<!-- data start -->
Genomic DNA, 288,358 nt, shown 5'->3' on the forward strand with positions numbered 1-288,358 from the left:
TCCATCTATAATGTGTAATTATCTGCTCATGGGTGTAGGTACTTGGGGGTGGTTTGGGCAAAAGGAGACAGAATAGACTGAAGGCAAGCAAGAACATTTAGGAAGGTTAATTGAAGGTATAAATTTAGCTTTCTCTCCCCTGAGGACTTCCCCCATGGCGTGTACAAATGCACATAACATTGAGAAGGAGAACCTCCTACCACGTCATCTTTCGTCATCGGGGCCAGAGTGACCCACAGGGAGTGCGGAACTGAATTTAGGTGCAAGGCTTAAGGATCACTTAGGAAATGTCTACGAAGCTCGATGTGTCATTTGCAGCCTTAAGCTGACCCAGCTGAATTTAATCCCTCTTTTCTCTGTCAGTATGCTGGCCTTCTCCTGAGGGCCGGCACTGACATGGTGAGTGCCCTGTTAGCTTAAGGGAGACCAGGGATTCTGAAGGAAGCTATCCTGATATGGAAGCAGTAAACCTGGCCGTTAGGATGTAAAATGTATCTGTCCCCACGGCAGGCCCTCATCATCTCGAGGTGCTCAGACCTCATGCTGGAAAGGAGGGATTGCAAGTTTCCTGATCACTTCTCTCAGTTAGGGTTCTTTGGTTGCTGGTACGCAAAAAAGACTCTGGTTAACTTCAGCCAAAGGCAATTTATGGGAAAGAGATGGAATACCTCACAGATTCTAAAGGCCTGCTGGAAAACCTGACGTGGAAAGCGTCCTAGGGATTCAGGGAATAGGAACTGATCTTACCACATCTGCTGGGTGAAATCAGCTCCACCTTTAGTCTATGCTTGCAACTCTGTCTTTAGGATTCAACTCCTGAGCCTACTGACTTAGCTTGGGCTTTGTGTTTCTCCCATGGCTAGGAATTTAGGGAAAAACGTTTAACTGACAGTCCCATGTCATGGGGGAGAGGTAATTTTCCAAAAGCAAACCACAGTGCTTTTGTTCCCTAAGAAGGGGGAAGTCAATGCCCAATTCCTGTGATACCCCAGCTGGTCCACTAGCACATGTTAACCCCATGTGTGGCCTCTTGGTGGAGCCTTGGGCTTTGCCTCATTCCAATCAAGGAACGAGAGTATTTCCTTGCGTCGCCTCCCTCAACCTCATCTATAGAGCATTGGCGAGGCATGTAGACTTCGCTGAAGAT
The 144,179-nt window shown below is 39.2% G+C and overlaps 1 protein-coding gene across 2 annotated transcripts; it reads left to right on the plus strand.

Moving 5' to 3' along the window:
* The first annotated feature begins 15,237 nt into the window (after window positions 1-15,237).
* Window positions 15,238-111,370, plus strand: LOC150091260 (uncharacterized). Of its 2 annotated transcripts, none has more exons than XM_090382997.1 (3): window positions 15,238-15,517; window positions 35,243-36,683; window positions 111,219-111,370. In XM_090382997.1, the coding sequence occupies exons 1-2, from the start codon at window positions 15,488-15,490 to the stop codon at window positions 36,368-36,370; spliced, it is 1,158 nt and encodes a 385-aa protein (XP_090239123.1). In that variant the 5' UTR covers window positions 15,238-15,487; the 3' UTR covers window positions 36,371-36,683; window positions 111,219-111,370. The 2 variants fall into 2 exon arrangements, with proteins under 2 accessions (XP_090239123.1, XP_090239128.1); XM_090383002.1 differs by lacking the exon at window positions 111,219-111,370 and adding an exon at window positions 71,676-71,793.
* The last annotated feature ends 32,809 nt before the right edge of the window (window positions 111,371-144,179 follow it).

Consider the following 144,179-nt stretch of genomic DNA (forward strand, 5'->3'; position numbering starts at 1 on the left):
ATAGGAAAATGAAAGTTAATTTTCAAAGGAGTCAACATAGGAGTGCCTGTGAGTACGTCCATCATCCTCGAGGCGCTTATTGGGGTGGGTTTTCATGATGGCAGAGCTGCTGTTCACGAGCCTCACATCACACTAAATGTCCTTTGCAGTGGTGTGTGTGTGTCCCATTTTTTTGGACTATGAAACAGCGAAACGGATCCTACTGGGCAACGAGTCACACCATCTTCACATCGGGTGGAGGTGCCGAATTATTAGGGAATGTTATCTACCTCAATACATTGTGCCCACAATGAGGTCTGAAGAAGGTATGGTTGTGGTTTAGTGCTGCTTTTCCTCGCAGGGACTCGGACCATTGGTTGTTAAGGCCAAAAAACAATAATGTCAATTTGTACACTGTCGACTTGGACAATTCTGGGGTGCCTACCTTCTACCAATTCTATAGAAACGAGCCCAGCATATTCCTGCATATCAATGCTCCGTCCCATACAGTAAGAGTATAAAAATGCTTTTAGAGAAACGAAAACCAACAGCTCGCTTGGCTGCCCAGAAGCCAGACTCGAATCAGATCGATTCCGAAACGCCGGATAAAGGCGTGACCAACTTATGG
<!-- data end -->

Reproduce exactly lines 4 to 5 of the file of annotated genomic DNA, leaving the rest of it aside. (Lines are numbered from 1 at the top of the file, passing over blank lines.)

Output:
Moving 5' to 3' along the window:
* The first annotated feature begins 15,237 nt into the window (after window positions 1-15,237).